FER BRAVO - Our new 6 year old PRE Spanish Stallion.
Well it has been quite a while since I last imported a stallion from Spain so this was quite an exciting experience for me. Brav arrived after several days of travelling across Europe, looking pretty confident and rather quiet.
Maybe he was feeling overwhelmed.
We put him in a stable away from the other stallions so they could get acquainted from a distance slowly and also because of any possible infection. Red and Maestu were both extremely curious but we do have horses coming in for training so I think they imagined he would not be there for long!
The following day I took Brav into the school which is placed only a few feet away from the stallions stables and the introductions seemed to go quite smoothly.
It was cold and windy though and wet and Brav was very unsettled in the school. I usually say HELLO with my loose work and circle the horse around me to connect with my breathing.
Well actually this seemed like a pretty bad idea! Brav was suddenly erupting and galloping around the school at every noise he heard. I did not feel confident to encourage his higher energy and ask for connection but rather I asked- and he would canter off. Instead of continuing this conversation, I turned and walked quietly away to leave him to sort out his feelings.
I felt rather vulnerable as when he erupted he was focused on his fear rather than on the direction he was going – at speed!
I decided as he seemed so on edge in the school, to place small piles of hay around, in the spooky corners. He then wandered around more calmly from feed to feed getting used to the feeling of the school on a very windy day!
When we lunged him from the cavesson , with no side reins, he did seem to be more secure and lunged rather fast with a few explosions but other than looking around he did begin to settle down.
There was so much new routine for him as he had for several years been stabled 24/7 with a grill over the door, rather like a prisoner. The handling though, had been good and Brav seemed respectful but not fearful of people. So the first thing, was to let him get used to putting his head over the door and looking around. He had not been at liberty in a school other than being wound up in high energy, to show off, for photographs. He had no idea how to feel comfortable on his own in a large space.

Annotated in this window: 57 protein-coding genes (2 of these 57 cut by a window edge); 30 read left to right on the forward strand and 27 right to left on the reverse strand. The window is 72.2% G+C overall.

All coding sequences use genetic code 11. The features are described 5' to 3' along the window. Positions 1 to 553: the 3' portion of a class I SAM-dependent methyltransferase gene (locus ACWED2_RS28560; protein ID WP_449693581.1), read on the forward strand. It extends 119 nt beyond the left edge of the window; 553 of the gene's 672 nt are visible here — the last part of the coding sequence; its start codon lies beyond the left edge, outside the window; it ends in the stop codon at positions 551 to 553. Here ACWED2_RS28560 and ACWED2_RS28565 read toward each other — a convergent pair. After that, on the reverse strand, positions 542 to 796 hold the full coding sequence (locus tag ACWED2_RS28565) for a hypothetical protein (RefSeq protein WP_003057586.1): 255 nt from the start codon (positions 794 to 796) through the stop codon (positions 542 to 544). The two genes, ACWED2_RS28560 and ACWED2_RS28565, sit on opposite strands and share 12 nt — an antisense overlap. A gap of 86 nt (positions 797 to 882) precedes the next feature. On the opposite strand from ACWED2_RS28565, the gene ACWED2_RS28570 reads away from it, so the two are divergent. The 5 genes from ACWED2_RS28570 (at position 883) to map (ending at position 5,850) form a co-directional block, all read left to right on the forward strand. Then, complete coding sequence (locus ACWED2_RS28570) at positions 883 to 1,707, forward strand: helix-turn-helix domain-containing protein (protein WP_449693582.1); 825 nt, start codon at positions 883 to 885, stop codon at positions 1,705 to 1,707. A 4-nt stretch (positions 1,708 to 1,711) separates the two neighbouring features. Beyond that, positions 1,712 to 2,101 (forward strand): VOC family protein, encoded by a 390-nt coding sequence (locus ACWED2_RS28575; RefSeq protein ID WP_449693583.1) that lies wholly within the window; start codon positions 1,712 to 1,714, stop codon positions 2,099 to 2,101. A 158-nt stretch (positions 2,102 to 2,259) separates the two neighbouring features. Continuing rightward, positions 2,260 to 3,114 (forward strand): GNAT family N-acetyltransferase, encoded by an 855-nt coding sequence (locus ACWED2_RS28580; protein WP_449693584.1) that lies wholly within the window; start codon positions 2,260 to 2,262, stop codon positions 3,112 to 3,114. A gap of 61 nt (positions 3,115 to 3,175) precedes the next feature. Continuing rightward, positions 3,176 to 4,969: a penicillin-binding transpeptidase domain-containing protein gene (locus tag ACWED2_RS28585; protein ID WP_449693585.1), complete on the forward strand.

I wanted to see this attitude change in him, before we took any risks to put him out to graze. A frightened insecure horse can just bolt and injure himself in the great outdoors and I wanted his first taste of freedom in the field- to be a great experience for him. For days I took handfuls of grass in to the stable so Brav could develop a keen taste for it before we put him out in the well fenced field.
Over days he began to settle into our daily routine and seemed to enjoy watching the horses in the school which I think he found entertaining!
The day came when I felt we had built up trust together and the weather was calm and warm so I led him down to the field and stayed in there, with him. It all went very smoothly and soon he was being turned out twice a day as he seemed to connect with this environment. He would stand and look around, then browse and come over to see us often.
I was beginning to see what a wonderful horse he could become and felt so fortunate to have him here with the other boys.
Our first couple of weeks the school was about Brav enjoying exploration, freedom, lunge/play but nothing too structured with no pressure to ask for much.
It was also about connecting with his reactions. We were using a different language entirely from his Spanish male handlers so it would take time for Brav to understand what we wanted. For instance when we gave a request with our breath energy and body language we were pleased when he responded even if his response was not quite what we had in mind. If he was listening and reacting then I was really pleased to encourage a positive empathic dialogue between us.
I could see Brav gradually becoming more settled and content, so I felt he was ready for more education. His mind was ready to focus so we began small steps of training.
The videos show our slow progress of communication and also Brav had not seen trotting poles so I decided to do this at liberty and encourage him to look at and walk over the poles.
Its funny now as he seems to love the square of poles and after work/play when offered liberty in the school, he will go and stand in the middle of the poles as if to say , ‘come on lets play’! I like to offer time at liberty after the horse has worked either on the lunge and/or ridden. I do this with Red too.
If a horse still wants to connect with us after training then the session has been productive. We have stayed with our bond of trust and empathy which for me is the most important aspect within training.
We will not be riding for a while as Brav’s shoes were removed and his hooves will now slowly change but they have been rather brittle. I may pop the saddle on and walk quietly soon but nothing too much until he feels secure in his new balance on ‘new feet’ which becomes more natural for him. We will be building core muscles through our ground work, building the correct muscles for riding in natural posture and self carriage.
I also like a horse to connect well to my breathing from the ground as I am not physically strong and don’t wish to be strong in my riding. Brav has been ridden quite strongly and I want to change his responses from our lungeing and work in hand. All this will evolve in its own time and we will show his progress on future videos.
There are two videos of Brav lungeing this month just to show how we have progressed so I hope you enjoy them and if you have any questions or thoughts then do contact me.